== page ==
I think it’s the infertility. Each year that goes by without a sibling for him feels like I’m further and further out on that tail of statistical improbability. Each year older makes it harder, and less likely, that I’ll ever get to have another baby. I have to not only accept the fact that my baby is growing up, I have to try and face that this might be my only shot at motherhood.

Before I had Atti I always tried to hold a place in my heart for people suffering through secondary infertility, but it was always an exercise in radical empathy. Deep deep down, I really believed they didn’t have a right to ache like I did. They got to be a mom. They shouldn’t be greedy. But now I know so so so much better. For one thing, I know that pain is not relative, and anyone who tries to rank “appropriate” pain is just a jerk. But I also know what happens to your heart when you open it up enough to be a mom. I feel like this raw pulsing organ, running around with arms outstretched begging for someone to let me love them. I feel like I have no defenses. Like my vulnerability is wandering unsupervised through the world and I can never again pretend to be hard and closed off and impenetrable. My achilles heel is riding around on wheels and pushing his hair out of his eyes.

As hard as it was to not be a mom, and it was so so hard, it’s also, and a different kind of hard, to not get to be the kind of mom you want to be. Either way I had my coping devices. Pre-parenthood it was pursuing careers and education, taking advantage of my freedom, closing myself off to the world of babies and kids and putting all my attention on the adult world. Now it is wrapping myself up in my sweet little guy, getting kisses from him even if it means I have to trick him into playing a game where he gets to smash his face into my lips. I see now that there’s really no comparing the two. Being a mom of one doesn’t erase the pain of infertility, even as you enjoy every moment of it. Just like being independent and having opportunity doesn’t erase the pain of not having children, even as you enjoy every moment of that. It’s hard and it’s great. Full of silver linings and wonderful joys and also full of sorrow. It’s both at the same time.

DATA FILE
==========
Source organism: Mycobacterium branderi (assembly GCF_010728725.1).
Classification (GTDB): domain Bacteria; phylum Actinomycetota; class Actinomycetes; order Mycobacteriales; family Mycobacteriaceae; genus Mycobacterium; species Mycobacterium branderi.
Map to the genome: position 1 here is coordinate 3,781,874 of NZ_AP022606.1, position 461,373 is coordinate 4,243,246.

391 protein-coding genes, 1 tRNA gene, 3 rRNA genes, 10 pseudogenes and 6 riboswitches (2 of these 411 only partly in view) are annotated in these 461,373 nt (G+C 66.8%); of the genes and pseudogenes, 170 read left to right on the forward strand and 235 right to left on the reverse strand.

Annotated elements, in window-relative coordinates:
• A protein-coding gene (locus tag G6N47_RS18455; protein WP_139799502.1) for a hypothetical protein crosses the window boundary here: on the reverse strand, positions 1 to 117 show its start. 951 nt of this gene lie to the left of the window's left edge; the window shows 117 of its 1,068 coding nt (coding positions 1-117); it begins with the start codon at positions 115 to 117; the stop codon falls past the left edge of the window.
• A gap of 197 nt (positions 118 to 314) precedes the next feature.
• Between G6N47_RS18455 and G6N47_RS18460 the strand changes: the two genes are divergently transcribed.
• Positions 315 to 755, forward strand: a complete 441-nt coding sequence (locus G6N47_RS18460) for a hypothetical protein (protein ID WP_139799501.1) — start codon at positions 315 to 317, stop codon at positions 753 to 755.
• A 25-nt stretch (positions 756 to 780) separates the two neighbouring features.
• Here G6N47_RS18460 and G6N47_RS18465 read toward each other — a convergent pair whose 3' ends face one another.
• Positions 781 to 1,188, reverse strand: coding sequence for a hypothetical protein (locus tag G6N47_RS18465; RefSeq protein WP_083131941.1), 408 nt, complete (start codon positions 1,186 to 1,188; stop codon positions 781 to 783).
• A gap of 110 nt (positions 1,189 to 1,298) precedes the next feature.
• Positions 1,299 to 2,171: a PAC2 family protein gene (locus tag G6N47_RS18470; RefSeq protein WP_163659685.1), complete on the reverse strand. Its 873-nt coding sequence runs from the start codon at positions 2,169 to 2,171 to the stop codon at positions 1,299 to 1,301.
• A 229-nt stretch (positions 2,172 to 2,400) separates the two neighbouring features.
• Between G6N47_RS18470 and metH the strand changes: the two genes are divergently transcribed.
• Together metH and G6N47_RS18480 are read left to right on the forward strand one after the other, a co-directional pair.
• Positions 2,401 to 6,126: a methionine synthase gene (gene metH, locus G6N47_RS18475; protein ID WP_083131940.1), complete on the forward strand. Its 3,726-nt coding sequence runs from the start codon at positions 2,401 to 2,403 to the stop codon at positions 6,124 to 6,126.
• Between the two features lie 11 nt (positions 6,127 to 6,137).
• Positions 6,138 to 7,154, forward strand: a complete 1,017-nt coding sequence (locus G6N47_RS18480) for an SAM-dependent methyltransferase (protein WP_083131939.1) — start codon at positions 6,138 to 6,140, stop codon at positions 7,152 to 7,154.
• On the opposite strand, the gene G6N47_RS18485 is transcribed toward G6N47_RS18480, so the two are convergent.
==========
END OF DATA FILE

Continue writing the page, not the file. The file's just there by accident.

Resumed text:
No matter what the circumstances surrounding it are, it is always heartbreaking to want to love and not have an opportunity to give it.

I’ll be celebrating Atti’s birthday with him later this week, but today I’m grieving. Every bit of independence our kids achieve is us mom’s putting ourselves more and more out of a job. That’s tough for all of us. But it feels especially bitter and only a little sweet to me today. I love being a mom more than anything else. I want another chance.

facebooktwittergoogle_plusredditpinterestlinkedinmail